John Chipman, director of the institute, yesterday criticised Western governments and the United Nations for taking action to preserve their status, and often in response to media pressure, but without clear aims. The report said peace-keeping operations were 'not enterprises to enter into lightly. Much more thought must be given to means and ends, as well as to where they can usefully be deployed'.
The institute's annual publication, issued yesterday, said Western countries were so terrified at the prospect of failure or suffering casualties if they intervened that during 1993 'few great risks were taken or enduring commitments made'. Dr Chipman said that the UN commitment to send more troops into Rwanda was justified. But the difficulty was in raising troops for the operation and deciding what the troops should do. The difficulties now faced in the field of arms control and peace missions tended to be grass-roots questions of practicality rather than of recondite theory.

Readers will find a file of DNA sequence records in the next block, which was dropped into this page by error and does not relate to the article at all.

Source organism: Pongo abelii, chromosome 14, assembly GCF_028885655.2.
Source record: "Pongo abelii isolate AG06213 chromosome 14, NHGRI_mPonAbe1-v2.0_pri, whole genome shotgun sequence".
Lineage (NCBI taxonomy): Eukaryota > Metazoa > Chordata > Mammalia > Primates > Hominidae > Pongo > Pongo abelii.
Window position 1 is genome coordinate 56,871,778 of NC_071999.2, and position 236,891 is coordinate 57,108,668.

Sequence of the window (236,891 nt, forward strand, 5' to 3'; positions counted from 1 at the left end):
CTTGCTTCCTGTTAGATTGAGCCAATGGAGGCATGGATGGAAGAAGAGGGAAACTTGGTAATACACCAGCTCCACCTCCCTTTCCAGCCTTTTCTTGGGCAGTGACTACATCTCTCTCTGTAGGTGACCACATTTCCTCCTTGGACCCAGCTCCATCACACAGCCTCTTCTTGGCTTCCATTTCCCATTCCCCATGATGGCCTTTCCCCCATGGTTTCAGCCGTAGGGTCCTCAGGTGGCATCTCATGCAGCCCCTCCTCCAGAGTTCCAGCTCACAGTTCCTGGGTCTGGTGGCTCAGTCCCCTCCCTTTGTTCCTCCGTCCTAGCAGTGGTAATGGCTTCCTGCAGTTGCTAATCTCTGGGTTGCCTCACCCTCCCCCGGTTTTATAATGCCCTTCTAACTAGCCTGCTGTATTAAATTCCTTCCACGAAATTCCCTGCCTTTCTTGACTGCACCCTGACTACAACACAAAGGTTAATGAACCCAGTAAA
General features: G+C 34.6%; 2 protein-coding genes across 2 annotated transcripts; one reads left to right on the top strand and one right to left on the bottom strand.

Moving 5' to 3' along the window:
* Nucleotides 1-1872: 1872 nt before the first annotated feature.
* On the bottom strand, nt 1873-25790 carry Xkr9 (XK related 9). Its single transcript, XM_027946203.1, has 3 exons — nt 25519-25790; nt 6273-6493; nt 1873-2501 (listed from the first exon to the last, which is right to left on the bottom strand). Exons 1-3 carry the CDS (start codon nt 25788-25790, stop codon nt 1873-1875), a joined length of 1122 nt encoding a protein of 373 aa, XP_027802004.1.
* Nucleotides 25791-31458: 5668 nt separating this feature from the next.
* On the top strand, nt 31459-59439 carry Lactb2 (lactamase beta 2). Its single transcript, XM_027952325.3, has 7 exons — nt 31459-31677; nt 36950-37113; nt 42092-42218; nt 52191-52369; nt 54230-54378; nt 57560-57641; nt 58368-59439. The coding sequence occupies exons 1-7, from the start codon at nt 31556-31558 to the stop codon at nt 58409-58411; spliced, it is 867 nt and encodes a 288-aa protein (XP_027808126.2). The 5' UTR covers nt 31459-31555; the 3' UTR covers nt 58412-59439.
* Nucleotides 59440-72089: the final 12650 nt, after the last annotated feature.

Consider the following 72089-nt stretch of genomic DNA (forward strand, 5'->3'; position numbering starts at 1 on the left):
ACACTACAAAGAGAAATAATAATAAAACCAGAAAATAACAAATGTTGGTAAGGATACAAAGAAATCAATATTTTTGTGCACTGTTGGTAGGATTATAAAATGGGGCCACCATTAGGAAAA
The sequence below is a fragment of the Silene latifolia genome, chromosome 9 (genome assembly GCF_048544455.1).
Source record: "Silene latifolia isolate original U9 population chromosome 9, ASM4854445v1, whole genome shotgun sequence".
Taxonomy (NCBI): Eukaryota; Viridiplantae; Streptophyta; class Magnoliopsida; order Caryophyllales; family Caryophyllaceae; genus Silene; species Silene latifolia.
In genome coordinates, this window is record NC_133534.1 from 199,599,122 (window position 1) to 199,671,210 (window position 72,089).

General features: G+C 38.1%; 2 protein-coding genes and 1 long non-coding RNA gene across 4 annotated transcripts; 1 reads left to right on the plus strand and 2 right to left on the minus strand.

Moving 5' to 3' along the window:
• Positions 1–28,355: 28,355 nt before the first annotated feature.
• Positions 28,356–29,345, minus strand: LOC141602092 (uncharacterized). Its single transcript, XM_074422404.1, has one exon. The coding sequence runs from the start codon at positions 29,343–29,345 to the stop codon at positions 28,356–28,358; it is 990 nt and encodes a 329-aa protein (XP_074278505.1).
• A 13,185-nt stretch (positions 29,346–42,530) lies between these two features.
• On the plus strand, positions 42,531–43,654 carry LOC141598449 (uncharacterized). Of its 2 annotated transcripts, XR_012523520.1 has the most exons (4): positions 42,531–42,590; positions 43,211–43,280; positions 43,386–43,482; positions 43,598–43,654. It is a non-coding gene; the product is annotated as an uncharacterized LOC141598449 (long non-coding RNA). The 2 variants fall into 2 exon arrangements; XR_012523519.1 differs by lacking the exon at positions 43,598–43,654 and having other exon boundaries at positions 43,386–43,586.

The UN peace-support operations in Bosnia and Somalia had been unsatisfactory and led to more studies, 'leading people to think twice and therefore to think too long'. Russia was suffering from a post-imperial crisis of the kind that affected Britain and France in the 1950s and 1960s, but he noted: 'Russia does not wish to exert its control over the former Soviet Union, nor is it capable of so doing. However, it wants some influence and therefore needs to put it on a legal basis.'
He said Nato must abandon the 'romantic mode', as the only force in European and Atlantic security and recognise that it was 'an extremely efficient and cheap bureaucracy for managing the military forces of the 16 states'. He also called for a halt to a strategic 'beauty contest' between security organisations in Europe.
Strategic Survey 1993-94; International Institute for Strategic Studies, London; pounds 22.00.